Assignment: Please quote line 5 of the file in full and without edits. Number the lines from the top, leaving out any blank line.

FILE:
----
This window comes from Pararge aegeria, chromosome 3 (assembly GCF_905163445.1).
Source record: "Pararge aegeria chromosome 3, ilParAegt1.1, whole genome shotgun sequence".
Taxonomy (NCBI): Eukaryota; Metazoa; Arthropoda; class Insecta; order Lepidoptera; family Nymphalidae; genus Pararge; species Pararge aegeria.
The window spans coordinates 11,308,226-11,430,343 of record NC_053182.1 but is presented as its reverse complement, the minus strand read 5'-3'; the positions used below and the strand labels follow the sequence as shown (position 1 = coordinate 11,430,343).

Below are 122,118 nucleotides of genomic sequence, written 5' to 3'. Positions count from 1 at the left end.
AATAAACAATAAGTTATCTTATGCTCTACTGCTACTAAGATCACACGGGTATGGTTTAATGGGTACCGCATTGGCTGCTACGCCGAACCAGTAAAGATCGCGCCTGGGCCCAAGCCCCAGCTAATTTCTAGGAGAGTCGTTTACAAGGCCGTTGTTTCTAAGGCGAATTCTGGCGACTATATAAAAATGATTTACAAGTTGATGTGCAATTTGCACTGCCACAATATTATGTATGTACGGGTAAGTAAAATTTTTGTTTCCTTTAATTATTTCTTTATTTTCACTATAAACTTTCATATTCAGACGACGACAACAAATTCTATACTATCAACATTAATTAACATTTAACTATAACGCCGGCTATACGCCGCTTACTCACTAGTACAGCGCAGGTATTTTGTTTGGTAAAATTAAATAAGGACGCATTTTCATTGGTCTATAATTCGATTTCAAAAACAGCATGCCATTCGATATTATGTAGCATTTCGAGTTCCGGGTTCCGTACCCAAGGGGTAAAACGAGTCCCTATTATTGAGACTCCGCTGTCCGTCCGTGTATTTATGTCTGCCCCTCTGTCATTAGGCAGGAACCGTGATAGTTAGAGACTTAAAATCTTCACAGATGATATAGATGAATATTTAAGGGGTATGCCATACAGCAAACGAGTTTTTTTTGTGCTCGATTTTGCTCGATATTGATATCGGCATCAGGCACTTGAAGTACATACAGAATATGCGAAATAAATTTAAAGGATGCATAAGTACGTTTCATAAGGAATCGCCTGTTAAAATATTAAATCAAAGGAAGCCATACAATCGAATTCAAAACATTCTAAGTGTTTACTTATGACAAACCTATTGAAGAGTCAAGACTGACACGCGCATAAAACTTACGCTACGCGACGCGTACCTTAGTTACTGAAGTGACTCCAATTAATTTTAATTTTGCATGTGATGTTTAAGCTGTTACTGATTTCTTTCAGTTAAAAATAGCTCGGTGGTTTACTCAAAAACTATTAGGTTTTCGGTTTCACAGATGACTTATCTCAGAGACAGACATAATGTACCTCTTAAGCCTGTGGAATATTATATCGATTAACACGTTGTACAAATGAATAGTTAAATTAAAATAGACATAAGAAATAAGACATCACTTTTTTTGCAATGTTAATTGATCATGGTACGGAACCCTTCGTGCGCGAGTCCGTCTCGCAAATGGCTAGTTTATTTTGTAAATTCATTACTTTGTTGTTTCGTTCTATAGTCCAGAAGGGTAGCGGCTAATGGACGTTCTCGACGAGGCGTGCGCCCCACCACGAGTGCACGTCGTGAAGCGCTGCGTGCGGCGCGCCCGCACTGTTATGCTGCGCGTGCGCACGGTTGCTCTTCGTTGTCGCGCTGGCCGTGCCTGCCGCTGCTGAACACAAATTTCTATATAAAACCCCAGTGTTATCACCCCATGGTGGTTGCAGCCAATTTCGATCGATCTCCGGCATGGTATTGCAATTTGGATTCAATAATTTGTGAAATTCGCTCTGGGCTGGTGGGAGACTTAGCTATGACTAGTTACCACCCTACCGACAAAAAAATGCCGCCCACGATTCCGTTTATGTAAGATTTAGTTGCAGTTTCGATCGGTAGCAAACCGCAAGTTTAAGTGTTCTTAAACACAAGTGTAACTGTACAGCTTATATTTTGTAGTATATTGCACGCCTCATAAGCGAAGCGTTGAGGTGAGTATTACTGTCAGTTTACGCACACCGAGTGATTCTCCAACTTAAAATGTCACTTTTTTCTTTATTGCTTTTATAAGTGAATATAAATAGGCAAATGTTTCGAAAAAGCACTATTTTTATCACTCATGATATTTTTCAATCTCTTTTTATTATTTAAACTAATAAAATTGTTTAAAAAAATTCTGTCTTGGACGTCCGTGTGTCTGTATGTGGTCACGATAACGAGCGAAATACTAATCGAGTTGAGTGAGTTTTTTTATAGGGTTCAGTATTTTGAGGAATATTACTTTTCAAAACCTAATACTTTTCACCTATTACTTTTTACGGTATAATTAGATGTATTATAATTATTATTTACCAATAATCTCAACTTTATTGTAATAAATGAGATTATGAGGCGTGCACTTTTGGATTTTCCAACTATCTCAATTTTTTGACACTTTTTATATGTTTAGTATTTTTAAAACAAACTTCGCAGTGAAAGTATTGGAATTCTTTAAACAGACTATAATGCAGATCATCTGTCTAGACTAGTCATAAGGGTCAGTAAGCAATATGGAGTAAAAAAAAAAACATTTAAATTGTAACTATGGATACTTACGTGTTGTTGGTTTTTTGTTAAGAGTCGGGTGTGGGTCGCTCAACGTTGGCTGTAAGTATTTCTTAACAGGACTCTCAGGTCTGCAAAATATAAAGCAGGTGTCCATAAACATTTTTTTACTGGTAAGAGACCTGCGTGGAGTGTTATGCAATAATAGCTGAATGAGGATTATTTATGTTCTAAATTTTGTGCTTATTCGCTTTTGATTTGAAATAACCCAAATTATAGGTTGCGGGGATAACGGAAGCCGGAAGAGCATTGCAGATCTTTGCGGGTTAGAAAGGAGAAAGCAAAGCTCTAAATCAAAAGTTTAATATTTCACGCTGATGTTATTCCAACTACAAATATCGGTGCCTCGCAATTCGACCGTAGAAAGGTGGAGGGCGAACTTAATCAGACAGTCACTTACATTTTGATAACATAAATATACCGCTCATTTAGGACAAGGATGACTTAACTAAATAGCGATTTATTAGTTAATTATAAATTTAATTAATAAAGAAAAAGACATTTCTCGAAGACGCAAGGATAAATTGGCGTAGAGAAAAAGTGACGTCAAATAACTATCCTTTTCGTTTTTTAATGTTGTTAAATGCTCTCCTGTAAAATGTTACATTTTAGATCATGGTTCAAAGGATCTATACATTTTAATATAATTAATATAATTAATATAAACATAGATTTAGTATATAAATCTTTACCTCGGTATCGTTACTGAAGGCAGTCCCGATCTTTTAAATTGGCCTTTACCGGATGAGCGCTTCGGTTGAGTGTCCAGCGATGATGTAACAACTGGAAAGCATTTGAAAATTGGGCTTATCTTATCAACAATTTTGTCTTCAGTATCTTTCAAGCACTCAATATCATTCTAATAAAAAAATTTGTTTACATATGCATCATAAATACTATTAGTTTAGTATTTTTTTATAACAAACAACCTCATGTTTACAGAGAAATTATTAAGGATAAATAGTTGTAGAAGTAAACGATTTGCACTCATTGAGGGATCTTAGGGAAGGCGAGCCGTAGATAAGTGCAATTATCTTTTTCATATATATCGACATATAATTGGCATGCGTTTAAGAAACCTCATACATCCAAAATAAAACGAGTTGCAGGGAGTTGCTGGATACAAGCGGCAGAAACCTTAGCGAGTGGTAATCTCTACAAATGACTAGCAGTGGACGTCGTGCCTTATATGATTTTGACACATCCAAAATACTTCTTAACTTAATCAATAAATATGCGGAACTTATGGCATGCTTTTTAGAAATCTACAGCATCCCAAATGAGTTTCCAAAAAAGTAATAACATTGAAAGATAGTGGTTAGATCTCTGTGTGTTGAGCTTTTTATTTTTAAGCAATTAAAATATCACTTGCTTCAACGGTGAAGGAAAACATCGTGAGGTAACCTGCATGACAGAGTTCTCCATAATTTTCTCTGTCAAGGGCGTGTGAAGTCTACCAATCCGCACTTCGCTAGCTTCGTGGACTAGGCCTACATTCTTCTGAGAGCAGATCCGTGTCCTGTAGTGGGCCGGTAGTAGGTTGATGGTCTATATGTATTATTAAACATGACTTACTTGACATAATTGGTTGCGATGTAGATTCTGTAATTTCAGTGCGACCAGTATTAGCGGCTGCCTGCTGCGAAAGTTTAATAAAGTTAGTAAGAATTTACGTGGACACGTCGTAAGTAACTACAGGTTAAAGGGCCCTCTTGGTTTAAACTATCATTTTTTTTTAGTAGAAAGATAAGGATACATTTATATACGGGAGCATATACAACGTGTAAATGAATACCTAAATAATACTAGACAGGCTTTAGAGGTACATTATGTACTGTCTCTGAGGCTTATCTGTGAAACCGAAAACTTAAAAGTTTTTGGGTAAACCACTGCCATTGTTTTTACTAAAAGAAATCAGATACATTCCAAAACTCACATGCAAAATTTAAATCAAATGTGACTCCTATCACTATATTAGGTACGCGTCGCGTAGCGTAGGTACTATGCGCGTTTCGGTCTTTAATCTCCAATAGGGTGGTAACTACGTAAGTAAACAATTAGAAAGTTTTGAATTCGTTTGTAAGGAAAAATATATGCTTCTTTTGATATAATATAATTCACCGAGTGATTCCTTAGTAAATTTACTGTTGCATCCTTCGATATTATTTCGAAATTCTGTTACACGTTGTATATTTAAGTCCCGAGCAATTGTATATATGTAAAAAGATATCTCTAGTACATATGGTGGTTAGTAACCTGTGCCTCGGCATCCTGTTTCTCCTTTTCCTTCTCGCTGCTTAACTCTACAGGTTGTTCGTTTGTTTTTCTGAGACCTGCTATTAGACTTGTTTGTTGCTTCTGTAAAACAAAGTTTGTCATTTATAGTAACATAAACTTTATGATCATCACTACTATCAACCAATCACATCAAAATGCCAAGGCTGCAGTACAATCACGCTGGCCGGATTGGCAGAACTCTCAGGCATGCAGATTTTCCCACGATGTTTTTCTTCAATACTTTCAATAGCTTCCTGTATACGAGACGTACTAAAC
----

Below are 122,118 nucleotides of genomic sequence, written 5' to 3'. Positions count from 1 at the left end.